Thermal imaging - Equine

Thermography provides a visual management tool for owners and professionals diagnosing, monitoring or treating injury, illness or disease. A valuable addition to existing diagnostic tools such as X-rays, MRI scans and Ultrasound offered by your Vet, Veterinary Thermal Imaging is non-invasive, emits no radiation, can be repeated as frequently as required and can eliminate the need for other expensive investigations.


Veterinary Thermal Imaging is very sensitive to changes in the muscular, vascular, skeletal and nervous systems, detecting temperature differences of less than 0.05oC which is 40 times more sensitive than the human hand.

Thermal Imaging fills a gap in clinical diagnosis tools, and shows the animal's physiological state by graphically mapping skin surface temperature in response to changes in blood flow.  In healthy animals, the thermal pattern on the skin is symmetrical.  This is because skin blood flow is controlled by the sympathetic nervous system.


High definition images with pinpoint accuracy


Today's high definition imaging allows anatomical structures to be easily discerned, and pinpoint the seat of pain, allowing diagnosis or more targeted tests to be performed - saving time and money.
Veterinary Thermal Imaging effectively indentifies problems in bone as well as soft-tissue, and can assist in the detection of nerve damage and dysfunction.  It objectively measures the extent of any issues, and is highly effective for monitoring recovery progress.  As it uses a small, high mobile passive sensor.

What are the benefits of thermal imaging


  • Non-invasive, your animal remains comfortable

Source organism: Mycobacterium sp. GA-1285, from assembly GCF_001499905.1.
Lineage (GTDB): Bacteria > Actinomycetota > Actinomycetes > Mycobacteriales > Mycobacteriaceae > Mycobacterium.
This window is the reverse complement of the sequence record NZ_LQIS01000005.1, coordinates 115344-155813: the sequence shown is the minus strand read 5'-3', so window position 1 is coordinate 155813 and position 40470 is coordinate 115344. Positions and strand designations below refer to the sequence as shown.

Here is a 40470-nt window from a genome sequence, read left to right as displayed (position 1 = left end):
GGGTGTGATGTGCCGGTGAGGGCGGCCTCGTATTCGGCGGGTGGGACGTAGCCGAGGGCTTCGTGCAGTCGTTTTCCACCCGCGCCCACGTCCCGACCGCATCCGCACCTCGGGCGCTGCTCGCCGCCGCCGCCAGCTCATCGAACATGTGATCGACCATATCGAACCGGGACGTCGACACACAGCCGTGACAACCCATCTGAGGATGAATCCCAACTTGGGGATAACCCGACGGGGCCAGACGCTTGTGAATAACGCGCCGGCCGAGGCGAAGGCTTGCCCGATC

• Non-contact, allows your animal to be monitored from a distance

  • Does not require sedation, no risk or additional costs

  • Mobile service, eliminates travelling stress for your animal

  • Determing the extent of a diagnosed injury

  • Detecting early lesions before they are clinically evident

  • Identifying areas not previously identified where further diagnostic tests should be performed

  • Monitoring the healing process before the animal is returned to work or training

  • Identify problem areas, sometimes weeks before the horse shows any signs of lameness.

  • Monitor performance throughout their training schedule identifying any undue stress or strain being placed upon the horse which may affect it's performance

  • By doing a scan of the entire body, areas that are showing abnormalities in temperature can be easily identified and the relevant areas of the horse given suitable treatment.

  • Any part of a saddle that can be causing the horse discomfort can be picked up as a hot spot. Uneven saddle ware can also be detected, indicating a badly fitted or flocked saddle

Horses injured leg muscle